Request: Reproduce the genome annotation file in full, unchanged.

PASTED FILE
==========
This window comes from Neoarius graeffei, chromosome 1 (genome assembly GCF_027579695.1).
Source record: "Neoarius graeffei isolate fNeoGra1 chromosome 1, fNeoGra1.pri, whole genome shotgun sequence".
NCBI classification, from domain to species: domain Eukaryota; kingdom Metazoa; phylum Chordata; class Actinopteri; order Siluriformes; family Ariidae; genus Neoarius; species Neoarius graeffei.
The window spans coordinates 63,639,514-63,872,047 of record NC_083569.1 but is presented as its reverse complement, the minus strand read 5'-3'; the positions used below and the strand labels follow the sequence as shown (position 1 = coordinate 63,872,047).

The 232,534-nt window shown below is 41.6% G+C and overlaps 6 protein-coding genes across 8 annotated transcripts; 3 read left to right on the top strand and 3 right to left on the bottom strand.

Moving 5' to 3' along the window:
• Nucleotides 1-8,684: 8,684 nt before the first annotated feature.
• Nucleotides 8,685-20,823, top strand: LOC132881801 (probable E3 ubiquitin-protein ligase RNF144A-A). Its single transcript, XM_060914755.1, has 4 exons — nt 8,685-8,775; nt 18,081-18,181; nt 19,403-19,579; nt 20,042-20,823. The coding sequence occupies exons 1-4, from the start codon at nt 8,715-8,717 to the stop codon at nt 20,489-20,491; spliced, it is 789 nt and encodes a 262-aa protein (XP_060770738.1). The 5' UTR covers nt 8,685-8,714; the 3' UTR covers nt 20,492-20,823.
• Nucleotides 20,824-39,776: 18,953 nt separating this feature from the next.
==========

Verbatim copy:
This window comes from Neoarius graeffei, chromosome 1 (genome assembly GCF_027579695.1).
Source record: "Neoarius graeffei isolate fNeoGra1 chromosome 1, fNeoGra1.pri, whole genome shotgun sequence".
NCBI classification, from domain to species: domain Eukaryota; kingdom Metazoa; phylum Chordata; class Actinopteri; order Siluriformes; family Ariidae; genus Neoarius; species Neoarius graeffei.
The window spans coordinates 63,639,514-63,872,047 of record NC_083569.1 but is presented as its reverse complement, the minus strand read 5'-3'; the positions used below and the strand labels follow the sequence as shown (position 1 = coordinate 63,872,047).

The 232,534-nt window shown below is 41.6% G+C and overlaps 6 protein-coding genes across 8 annotated transcripts; 3 read left to right on the top strand and 3 right to left on the bottom strand.

Moving 5' to 3' along the window:
• Nucleotides 1-8,684: 8,684 nt before the first annotated feature.
• Nucleotides 8,685-20,823, top strand: LOC132881801 (probable E3 ubiquitin-protein ligase RNF144A-A). Its single transcript, XM_060914755.1, has 4 exons — nt 8,685-8,775; nt 18,081-18,181; nt 19,403-19,579; nt 20,042-20,823. The coding sequence occupies exons 1-4, from the start codon at nt 8,715-8,717 to the stop codon at nt 20,489-20,491; spliced, it is 789 nt and encodes a 262-aa protein (XP_060770738.1). The 5' UTR covers nt 8,685-8,714; the 3' UTR covers nt 20,492-20,823.
• Nucleotides 20,824-39,776: 18,953 nt separating this feature from the next.